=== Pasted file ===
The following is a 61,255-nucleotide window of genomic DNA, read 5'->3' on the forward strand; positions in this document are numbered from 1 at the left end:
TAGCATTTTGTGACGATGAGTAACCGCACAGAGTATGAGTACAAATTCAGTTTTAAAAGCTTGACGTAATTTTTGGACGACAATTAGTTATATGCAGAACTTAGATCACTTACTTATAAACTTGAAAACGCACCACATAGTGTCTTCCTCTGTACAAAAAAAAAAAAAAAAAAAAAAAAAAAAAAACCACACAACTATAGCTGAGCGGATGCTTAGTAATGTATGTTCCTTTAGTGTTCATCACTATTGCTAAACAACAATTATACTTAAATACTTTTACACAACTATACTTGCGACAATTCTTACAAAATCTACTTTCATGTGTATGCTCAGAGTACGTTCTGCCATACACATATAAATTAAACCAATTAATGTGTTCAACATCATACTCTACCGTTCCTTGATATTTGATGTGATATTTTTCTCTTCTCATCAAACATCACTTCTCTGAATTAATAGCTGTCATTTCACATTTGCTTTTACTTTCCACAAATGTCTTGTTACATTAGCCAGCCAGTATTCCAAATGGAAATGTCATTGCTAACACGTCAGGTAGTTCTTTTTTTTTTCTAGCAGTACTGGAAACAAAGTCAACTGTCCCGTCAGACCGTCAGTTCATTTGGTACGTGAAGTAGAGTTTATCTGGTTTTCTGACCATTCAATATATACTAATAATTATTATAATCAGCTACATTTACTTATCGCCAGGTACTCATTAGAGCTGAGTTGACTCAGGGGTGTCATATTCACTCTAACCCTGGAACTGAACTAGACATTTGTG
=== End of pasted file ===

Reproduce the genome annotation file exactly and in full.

The following is a 61,255-nucleotide window of genomic DNA, read 5'->3' on the forward strand; positions in this document are numbered from 1 at the left end:
TAGCATTTTGTGACGATGAGTAACCGCACAGAGTATGAGTACAAATTCAGTTTTAAAAGCTTGACGTAATTTTTGGACGACAATTAGTTATATGCAGAACTTAGATCACTTACTTATAAACTTGAAAACGCACCACATAGTGTCTTCCTCTGTACAAAAAAAAAAAAAAAAAAAAAAAAAAAAAAACCACACAACTATAGCTGAGCGGATGCTTAGTAATGTATGTTCCTTTAGTGTTCATCACTATTGCTAAACAACAATTATACTTAAATACTTTTACACAACTATACTTGCGACAATTCTTACAAAATCTACTTTCATGTGTATGCTCAGAGTACGTTCTGCCATACACATATAAATTAAACCAATTAATGTGTTCAACATCATACTCTACCGTTCCTTGATATTTGATGTGATATTTTTCTCTTCTCATCAAACATCACTTCTCTGAATTAATAGCTGTCATTTCACATTTGCTTTTACTTTCCACAAATGTCTTGTTACATTAGCCAGCCAGTATTCCAAATGGAAATGTCATTGCTAACACGTCAGGTAGTTCTTTTTTTTTTCTAGCAGTACTGGAAACAAAGTCAACTGTCCCGTCAGACCGTCAGTTCATTTGGTACGTGAAGTAGAGTTTATCTGGTTTTCTGACCATTCAATATATACTAATAATTATTATAATCAGCTACATTTACTTATCGCCAGGTACTCATTAGAGCTGAGTTGACTCAGGGGTGTCATATTCACTCTAACCCTGGAACTGAACTAGACATTTGTG